IBD Pain: The Cause and the Impact

IBD Pain: The Cause and the Impact

When you’re dealing with a chronic condition like inflammatory bowel disease (IBD), pain can be a familiar, if unwelcome, companion. Pain can be subtle, at times. Pain can be present at a low level for a long period of time and you can almost – almost – not notice it. Other times, pain roars so loudly in your body that it’s difficult to notice anything else.

Pain is one of the most common symptoms experienced by people living with IBD.1 In our IBD in America 2017 survey, 83% of respondents noted that they experienced abdominal pain and/or cramps prior to their diagnosis of Crohn’s disease or ulcerative colitis (UC), and 81% of respondents reported currently feeling pain at the time of the survey.

Abdominal pain is linked to the inflammation that occurs in the digestive tract, and the pain often increases with flares of IBD as well as during times when intestinal complications develop, such as an obstruction or abscess. In addition to abdominal pain, many people with IBD experience pain in their joints, skin, or eyes. 2-4

Why so much pain?

IBD is an inflammatory condition, and the increase in inflammation in the body isn’t restricted to the digestive tract. While the normal process of inflammation is an important part of the immune response to physical trauma and to protect our bodies from invaders (like viruses, bacteria, or fungi), the inflammatory response is switched on for extended periods of time in conditions like Crohn’s and UC, and that chronic inflammation causes damage to tissues.5

In the digestive tract, the inflammation from IBD can cause pain in the abdomen that may be dull and constant or sharp and severe. Pain can also intensify if complications from IBD occur. Obstructions in the digestive tract can create narrowed passageways (strictures), and adhesions can form between loops of the intestines or from the intestines to other organs. Obstructions can stop the normal movement of digestion as well as the movement of the other abdominal organs, which can all cause pain.6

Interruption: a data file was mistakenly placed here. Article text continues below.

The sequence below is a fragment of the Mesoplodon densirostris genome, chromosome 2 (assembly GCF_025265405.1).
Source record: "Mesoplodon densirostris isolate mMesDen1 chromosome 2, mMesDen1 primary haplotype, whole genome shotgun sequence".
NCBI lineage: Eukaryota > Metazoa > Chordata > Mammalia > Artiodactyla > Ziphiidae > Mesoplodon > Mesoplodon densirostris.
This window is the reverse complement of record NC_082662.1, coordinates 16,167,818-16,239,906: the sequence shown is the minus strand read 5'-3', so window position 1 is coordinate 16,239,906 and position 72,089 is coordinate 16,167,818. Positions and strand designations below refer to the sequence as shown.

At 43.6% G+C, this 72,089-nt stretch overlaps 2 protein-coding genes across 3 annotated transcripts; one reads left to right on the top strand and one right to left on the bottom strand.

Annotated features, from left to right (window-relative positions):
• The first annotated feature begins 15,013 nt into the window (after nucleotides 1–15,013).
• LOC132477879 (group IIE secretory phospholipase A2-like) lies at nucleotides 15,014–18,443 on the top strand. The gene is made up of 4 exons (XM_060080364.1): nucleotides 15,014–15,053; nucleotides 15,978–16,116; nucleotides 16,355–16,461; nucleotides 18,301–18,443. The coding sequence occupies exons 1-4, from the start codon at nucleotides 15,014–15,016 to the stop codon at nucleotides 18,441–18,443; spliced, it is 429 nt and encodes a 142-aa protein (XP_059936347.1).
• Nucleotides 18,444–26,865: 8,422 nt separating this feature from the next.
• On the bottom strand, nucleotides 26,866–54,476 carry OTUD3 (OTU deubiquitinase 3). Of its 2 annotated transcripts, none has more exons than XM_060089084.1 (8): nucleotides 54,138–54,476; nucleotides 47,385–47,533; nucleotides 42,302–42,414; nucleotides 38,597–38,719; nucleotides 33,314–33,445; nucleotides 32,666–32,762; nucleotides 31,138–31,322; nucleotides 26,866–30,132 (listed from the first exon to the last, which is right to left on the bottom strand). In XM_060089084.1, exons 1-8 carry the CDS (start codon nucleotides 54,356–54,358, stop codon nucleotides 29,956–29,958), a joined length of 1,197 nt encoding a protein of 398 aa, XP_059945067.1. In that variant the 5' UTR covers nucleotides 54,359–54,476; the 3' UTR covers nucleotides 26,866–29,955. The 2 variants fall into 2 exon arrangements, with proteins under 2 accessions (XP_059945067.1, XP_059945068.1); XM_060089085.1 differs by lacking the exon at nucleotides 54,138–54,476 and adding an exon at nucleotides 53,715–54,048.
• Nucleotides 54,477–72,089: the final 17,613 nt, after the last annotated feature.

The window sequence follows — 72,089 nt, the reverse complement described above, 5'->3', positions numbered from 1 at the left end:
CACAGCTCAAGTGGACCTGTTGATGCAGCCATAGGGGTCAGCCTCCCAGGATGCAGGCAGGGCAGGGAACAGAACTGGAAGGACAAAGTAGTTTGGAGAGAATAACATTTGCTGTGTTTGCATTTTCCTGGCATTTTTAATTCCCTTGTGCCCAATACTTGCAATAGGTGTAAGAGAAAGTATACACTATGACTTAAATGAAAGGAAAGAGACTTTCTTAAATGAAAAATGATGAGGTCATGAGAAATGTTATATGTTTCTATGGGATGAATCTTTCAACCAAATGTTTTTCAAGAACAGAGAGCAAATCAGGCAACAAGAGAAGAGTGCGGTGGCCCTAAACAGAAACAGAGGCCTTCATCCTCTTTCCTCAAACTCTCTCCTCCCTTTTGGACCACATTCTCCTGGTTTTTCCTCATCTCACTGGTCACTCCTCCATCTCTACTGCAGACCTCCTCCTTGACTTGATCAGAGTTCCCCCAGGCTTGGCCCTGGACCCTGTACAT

The inflammation and symptoms that can occur beyond the digestive tract are referred to as extraintestinal manifestations and can include joint pain, skin growths or ulcers, and eye problems. Researchers estimate that more than one-third of people with IBD experience extraintestinal manifestations.4

In our IBD in America 2017 survey, 17% of respondents noted they experience inflammation in their joints, skin, or eyes.

Dealing with the impact of pain

On average, approximately 80% of respondents from our IBD in America 2017 survey have some level of pain in a typical month. Approximately 18.7% report severe pain, 32.7% report moderate pain, and 29.3% report mild pain.

Pain is invisible, and the devastating impact of pain experienced by those living with IBD may go unnoticed and unappreciated by family members and even healthcare professionals. IBD in America 2017 survey respondents noted that they wished their healthcare professionals better understood the pain associated with IBD.

Our survey respondents had a variety of ways of dealing with pain, including diet changes (56%), over-the-counter pain medications like non-steroidal anti-inflammatory drugs (NSAIDs) or acetaminophen (54%), stress reduction and relaxation techniques (46%), prescription pain medications (37%), or corticosteroids (36%). Many also mentioned their treatments for IBD help with pain relief.

When pain is a constant or frequent companion, it can affect your activity level, your interactions with others, and your overall quality of life. While what works to reduce pain is unique to the individual and may require much trial and error, it can help to reach out to others who understand what you’re going through.

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